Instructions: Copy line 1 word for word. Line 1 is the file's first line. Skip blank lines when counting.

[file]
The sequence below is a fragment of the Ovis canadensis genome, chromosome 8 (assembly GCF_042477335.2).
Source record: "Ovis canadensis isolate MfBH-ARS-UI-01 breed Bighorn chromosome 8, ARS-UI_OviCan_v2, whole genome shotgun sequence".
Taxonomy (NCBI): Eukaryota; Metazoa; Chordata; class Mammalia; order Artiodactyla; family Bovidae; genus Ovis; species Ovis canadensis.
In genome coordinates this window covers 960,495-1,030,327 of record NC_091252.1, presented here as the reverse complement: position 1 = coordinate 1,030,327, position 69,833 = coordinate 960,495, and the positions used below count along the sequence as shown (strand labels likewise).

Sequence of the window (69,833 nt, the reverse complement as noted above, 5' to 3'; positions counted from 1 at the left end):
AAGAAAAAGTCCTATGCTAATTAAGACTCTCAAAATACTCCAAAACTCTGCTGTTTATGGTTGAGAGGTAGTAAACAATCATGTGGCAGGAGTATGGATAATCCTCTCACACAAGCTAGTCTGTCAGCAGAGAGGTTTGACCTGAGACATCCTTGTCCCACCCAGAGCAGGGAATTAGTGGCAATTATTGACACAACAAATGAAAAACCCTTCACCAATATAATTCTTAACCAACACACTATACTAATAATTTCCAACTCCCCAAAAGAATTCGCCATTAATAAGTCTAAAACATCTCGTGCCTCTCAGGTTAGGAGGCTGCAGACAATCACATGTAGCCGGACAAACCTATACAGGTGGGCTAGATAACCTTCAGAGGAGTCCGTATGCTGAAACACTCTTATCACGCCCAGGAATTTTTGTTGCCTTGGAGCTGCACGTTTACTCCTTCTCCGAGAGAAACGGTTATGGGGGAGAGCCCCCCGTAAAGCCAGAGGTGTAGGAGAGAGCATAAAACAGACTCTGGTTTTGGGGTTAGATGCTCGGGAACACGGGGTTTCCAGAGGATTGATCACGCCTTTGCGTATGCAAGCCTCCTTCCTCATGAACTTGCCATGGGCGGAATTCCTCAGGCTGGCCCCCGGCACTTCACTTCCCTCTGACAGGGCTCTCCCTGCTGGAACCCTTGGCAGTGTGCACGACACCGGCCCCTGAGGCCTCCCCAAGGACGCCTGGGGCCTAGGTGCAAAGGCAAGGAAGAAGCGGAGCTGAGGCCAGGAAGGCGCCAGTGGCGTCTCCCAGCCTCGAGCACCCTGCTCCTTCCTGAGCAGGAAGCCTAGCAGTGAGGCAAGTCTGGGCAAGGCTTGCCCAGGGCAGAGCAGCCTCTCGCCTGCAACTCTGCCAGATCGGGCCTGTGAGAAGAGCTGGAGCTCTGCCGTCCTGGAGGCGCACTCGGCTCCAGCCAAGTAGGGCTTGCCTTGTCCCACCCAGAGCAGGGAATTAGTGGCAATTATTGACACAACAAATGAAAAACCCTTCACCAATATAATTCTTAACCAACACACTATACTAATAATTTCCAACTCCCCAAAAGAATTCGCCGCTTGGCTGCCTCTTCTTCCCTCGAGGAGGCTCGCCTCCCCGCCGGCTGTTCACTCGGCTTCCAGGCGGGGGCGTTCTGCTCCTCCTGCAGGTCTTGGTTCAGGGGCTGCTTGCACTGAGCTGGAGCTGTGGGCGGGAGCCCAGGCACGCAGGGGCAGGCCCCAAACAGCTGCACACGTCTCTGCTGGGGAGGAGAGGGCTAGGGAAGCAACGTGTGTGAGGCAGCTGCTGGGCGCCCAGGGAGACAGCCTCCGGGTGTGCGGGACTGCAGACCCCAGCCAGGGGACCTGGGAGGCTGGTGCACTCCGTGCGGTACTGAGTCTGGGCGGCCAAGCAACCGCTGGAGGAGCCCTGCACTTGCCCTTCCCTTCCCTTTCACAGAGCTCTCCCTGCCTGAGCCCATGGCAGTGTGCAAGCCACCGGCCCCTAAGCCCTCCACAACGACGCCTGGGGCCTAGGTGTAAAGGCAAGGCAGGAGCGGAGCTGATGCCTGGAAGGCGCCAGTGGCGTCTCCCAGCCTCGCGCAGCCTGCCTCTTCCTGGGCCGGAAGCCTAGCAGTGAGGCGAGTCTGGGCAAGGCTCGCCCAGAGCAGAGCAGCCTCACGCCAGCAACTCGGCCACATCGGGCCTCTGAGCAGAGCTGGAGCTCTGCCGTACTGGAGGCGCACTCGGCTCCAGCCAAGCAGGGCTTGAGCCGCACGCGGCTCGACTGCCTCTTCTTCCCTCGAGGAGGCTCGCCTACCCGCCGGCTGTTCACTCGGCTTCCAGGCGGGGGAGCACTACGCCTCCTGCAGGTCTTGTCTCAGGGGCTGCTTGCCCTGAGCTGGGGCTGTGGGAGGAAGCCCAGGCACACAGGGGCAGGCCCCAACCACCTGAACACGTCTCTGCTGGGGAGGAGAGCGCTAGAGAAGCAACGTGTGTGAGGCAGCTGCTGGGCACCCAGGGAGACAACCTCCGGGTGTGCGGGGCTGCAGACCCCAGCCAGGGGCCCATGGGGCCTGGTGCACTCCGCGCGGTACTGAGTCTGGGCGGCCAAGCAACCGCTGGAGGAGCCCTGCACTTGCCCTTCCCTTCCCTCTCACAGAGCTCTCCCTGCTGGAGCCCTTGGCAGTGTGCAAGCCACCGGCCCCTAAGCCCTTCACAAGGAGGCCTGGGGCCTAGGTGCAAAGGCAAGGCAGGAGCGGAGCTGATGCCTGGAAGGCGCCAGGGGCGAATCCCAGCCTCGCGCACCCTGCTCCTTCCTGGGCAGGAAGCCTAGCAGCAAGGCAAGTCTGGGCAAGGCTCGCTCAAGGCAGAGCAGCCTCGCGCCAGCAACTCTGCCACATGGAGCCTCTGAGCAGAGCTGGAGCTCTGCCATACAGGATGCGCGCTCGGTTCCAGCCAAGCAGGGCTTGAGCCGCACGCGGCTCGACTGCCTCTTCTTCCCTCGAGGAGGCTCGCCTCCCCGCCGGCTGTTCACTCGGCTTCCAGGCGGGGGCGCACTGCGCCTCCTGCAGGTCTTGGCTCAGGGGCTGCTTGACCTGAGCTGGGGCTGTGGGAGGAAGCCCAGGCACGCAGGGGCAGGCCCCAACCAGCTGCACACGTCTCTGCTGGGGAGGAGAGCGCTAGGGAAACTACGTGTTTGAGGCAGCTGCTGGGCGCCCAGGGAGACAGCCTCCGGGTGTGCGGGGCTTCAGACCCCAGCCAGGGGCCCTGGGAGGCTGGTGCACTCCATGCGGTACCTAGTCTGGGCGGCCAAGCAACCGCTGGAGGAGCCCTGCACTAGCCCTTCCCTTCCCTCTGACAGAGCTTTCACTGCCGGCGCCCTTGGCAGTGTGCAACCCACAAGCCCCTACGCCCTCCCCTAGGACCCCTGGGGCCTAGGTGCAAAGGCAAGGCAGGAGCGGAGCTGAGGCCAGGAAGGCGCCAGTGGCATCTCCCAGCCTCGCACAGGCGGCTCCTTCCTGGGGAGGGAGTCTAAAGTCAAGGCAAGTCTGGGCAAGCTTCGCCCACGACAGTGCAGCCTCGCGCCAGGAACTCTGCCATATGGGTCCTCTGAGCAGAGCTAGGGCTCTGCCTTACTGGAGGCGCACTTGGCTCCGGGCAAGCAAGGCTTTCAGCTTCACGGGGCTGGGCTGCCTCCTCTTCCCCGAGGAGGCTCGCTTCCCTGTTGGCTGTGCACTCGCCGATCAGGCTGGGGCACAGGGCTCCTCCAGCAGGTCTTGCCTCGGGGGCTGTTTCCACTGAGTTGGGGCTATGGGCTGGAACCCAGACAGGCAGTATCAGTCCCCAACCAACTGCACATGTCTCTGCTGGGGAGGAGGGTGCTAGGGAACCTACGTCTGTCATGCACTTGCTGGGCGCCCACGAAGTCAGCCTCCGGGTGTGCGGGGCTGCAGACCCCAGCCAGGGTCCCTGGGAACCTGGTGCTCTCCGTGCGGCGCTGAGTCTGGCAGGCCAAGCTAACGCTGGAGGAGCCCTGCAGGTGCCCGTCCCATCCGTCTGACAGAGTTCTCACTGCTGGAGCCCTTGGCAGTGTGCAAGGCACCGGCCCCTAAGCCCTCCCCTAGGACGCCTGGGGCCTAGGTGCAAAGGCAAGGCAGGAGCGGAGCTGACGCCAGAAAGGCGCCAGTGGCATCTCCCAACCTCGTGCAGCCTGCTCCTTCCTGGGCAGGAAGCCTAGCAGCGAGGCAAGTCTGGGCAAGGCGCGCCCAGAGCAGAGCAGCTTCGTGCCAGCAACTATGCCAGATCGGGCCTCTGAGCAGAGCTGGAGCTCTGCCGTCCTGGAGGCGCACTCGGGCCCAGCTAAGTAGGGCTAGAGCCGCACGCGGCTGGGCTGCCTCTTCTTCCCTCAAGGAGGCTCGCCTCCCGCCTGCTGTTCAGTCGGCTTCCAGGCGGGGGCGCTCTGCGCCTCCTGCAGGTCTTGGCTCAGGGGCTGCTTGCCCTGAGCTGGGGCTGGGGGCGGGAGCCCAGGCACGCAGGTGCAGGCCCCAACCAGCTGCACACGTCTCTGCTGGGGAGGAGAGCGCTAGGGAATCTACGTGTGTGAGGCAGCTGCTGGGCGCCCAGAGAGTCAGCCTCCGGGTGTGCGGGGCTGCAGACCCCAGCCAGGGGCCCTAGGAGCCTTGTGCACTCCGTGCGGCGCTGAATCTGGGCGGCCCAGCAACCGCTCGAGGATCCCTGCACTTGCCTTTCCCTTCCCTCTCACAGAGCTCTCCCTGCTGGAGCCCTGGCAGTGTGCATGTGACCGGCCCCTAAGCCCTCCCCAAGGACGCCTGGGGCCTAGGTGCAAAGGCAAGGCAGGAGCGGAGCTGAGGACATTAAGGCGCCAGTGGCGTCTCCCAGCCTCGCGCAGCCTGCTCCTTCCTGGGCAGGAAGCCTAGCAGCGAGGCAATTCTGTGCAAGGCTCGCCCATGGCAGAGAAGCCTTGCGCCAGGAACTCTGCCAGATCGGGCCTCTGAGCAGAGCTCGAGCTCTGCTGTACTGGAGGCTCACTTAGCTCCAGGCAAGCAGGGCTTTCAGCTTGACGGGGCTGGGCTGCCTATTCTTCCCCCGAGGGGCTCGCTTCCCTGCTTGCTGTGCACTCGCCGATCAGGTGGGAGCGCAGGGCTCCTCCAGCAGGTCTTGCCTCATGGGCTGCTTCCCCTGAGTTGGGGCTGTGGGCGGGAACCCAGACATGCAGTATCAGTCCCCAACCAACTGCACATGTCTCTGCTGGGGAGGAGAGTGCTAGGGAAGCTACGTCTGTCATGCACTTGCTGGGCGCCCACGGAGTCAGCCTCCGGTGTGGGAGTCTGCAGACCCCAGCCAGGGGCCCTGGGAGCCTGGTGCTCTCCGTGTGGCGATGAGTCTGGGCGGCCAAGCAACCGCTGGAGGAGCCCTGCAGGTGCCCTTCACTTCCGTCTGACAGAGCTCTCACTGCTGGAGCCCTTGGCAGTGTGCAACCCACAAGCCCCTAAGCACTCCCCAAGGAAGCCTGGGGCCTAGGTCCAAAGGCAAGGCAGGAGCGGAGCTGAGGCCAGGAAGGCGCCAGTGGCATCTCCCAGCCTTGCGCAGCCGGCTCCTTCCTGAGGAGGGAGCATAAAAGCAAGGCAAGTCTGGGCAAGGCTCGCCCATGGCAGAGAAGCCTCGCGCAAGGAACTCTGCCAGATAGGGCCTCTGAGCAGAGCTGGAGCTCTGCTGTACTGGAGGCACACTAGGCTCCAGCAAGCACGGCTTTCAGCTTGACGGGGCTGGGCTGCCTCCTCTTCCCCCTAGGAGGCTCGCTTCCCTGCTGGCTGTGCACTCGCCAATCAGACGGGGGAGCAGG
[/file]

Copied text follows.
The sequence below is a fragment of the Ovis canadensis genome, chromosome 8 (assembly GCF_042477335.2).